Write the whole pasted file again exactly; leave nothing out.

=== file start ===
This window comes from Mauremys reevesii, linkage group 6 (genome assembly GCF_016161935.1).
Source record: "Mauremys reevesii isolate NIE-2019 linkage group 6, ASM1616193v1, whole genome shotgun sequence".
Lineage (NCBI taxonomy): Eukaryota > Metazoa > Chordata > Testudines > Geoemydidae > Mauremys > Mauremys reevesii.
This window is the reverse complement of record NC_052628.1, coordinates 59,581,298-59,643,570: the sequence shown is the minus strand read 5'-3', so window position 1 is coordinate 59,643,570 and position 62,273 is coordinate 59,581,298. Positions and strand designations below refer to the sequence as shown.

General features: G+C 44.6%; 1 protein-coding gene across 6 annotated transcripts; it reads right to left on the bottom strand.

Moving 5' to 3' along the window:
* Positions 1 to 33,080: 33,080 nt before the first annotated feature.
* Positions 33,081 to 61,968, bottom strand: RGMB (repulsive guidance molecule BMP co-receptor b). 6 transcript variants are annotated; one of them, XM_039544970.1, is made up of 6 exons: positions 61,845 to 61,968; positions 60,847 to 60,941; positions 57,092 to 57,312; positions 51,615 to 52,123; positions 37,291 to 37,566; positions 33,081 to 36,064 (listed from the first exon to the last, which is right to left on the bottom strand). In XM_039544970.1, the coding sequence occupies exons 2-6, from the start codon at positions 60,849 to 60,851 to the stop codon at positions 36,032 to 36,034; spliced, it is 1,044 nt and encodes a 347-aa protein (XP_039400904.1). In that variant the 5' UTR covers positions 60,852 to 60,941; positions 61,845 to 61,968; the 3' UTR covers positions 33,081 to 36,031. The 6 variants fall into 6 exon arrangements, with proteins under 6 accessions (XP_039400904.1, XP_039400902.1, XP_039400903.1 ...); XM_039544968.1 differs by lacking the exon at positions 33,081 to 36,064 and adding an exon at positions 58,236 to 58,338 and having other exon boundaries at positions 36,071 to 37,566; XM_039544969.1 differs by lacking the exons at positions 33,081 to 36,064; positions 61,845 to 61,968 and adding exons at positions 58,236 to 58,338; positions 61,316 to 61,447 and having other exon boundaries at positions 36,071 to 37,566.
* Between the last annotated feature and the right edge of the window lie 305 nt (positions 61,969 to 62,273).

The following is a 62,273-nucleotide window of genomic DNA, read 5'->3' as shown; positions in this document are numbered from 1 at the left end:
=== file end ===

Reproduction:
This window comes from Mauremys reevesii, linkage group 6 (genome assembly GCF_016161935.1).
Source record: "Mauremys reevesii isolate NIE-2019 linkage group 6, ASM1616193v1, whole genome shotgun sequence".
Lineage (NCBI taxonomy): Eukaryota > Metazoa > Chordata > Testudines > Geoemydidae > Mauremys > Mauremys reevesii.
This window is the reverse complement of record NC_052628.1, coordinates 59,581,298-59,643,570: the sequence shown is the minus strand read 5'-3', so window position 1 is coordinate 59,643,570 and position 62,273 is coordinate 59,581,298. Positions and strand designations below refer to the sequence as shown.

General features: G+C 44.6%; 1 protein-coding gene across 6 annotated transcripts; it reads right to left on the bottom strand.

Moving 5' to 3' along the window:
* Positions 1 to 33,080: 33,080 nt before the first annotated feature.
* Positions 33,081 to 61,968, bottom strand: RGMB (repulsive guidance molecule BMP co-receptor b). 6 transcript variants are annotated; one of them, XM_039544970.1, is made up of 6 exons: positions 61,845 to 61,968; positions 60,847 to 60,941; positions 57,092 to 57,312; positions 51,615 to 52,123; positions 37,291 to 37,566; positions 33,081 to 36,064 (listed from the first exon to the last, which is right to left on the bottom strand). In XM_039544970.1, the coding sequence occupies exons 2-6, from the start codon at positions 60,849 to 60,851 to the stop codon at positions 36,032 to 36,034; spliced, it is 1,044 nt and encodes a 347-aa protein (XP_039400904.1). In that variant the 5' UTR covers positions 60,852 to 60,941; positions 61,845 to 61,968; the 3' UTR covers positions 33,081 to 36,031. The 6 variants fall into 6 exon arrangements, with proteins under 6 accessions (XP_039400904.1, XP_039400902.1, XP_039400903.1 ...); XM_039544968.1 differs by lacking the exon at positions 33,081 to 36,064 and adding an exon at positions 58,236 to 58,338 and having other exon boundaries at positions 36,071 to 37,566; XM_039544969.1 differs by lacking the exons at positions 33,081 to 36,064; positions 61,845 to 61,968 and adding exons at positions 58,236 to 58,338; positions 61,316 to 61,447 and having other exon boundaries at positions 36,071 to 37,566.
* Between the last annotated feature and the right edge of the window lie 305 nt (positions 61,969 to 62,273).

The following is a 62,273-nucleotide window of genomic DNA, read 5'->3' as shown; positions in this document are numbered from 1 at the left end: